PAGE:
After falling back from Decembers highs in the New Year, equity markets have subsequently regained some of the lost ground – the driving force having been interest rate considerations which have manifested themselves in various ways.  In the US the Quantitative Easing Programme continues to slow, which in turn has unsettled a number of emerging market currencies leading to, potentially, higher inflation in countries as diverse as Turkey and Argentina.  On the other hand, the US economy continues to show signs of gradual, if somewhat uneven, recovery – a trend mirrored in the UK and indications suggest that a particularly uneven recovery may be beginning to emerge in the Eurozone.

All of this suggests higher interest rates.  We have seen this already in emerging markets where countries have increased rates to limit the damage done by currency devaluation, but in the USA there is a big difference between cutting back on quantitative easing (known as tapering) and actually increasing rates.  In the UK, the strength of Sterling suggests that markets take the view that this country is likely to be the first developed economy where interest rates will need to rise but the latest inflation figures, showing a further reduction in the CPI, have pushed this threat further back and Sterling has lost some of its recent gains as a consequence.  In the Eurozone, monetary policy may yet have to loosen further if deflation were to emerge as a significant threat.

In the meanwhile, in the Far East the Government’s aim is to increase inflation in Japan, which indicates a continued loosening of monetary policy, while China is sending out mixed signals as concerns over too much borrowing through the secondary banking system remain.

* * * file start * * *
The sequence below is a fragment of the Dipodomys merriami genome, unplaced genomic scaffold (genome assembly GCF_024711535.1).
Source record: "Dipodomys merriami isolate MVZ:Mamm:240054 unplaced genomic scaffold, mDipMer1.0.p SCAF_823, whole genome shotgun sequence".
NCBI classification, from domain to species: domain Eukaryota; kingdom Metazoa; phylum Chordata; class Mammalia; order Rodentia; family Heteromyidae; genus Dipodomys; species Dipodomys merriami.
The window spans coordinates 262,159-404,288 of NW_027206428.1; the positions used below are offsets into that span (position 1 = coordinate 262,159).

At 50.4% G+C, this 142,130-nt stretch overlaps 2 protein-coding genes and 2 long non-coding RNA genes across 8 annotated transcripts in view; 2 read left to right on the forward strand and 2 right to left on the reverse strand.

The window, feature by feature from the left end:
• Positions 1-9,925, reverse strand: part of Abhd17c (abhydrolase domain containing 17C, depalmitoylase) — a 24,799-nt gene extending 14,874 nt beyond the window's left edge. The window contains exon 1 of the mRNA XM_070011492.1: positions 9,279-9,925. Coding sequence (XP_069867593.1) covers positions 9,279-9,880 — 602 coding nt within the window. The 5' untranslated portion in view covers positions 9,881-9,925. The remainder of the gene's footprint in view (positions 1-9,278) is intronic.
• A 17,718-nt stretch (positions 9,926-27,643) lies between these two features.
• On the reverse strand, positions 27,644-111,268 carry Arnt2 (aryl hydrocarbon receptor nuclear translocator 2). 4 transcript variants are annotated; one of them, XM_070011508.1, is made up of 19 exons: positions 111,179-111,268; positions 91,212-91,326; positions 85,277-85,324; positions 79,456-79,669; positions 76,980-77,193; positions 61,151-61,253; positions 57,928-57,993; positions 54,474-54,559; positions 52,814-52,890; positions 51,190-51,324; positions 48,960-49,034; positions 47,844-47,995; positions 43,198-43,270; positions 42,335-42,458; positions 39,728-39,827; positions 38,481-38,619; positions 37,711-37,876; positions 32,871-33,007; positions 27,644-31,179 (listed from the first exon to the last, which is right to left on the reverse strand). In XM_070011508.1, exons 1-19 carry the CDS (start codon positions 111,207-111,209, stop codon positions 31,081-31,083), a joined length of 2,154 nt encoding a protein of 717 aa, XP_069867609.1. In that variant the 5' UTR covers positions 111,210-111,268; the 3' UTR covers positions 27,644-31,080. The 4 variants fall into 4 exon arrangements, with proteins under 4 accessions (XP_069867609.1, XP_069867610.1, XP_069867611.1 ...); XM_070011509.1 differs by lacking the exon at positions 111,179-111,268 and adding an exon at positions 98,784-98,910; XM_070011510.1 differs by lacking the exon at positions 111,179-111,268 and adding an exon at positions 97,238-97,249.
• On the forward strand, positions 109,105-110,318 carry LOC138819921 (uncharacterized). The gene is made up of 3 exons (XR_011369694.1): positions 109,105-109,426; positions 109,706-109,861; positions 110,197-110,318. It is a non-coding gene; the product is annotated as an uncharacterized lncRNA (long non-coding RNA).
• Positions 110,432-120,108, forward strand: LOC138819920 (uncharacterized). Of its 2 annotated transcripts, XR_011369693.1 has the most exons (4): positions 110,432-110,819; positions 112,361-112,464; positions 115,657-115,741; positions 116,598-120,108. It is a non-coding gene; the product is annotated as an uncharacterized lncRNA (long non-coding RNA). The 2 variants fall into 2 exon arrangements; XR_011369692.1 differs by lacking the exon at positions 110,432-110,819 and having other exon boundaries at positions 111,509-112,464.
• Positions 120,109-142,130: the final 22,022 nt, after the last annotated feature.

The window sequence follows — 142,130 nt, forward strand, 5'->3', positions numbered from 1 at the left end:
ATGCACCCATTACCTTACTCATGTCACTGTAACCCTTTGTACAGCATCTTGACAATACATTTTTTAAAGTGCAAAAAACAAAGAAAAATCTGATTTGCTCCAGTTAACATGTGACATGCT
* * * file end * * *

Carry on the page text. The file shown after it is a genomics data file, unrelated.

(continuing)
On UK matters, latest guidance from the Bank of England on interest rate policy has reduced the focus on unemployment, which has fallen sharply.  Instead, the focus is on what might be termed slack in the economy, i.e. the ability of “UK PLC” to produce more without taking on extra cost.  Monitoring this is, of course, extremely difficult: suffice to say that the latest downturn in inflation as measured by the CPI certainly takes immediate pressure off interest rates.  However, it has not been widely reported that the RPI (relevant to pensioners and index linked gilts) has continued to rise so that the gap between the two has widened.

We are now in the middle of the 2013 company reporting season.  So far, while some in the financial sector have disappointed, others have been more encouraging.  Dividends continue to increase but at a slower rate than last year, much as anticipated in our recent Newsletter.

My conclusion from all of this is that the medium term outlook for fixed interest investment remains neutral and it continues to be a sector that I underweight in portfolios.  Equity valuations in developed markets remain reasonable while risks remain in emerging countries.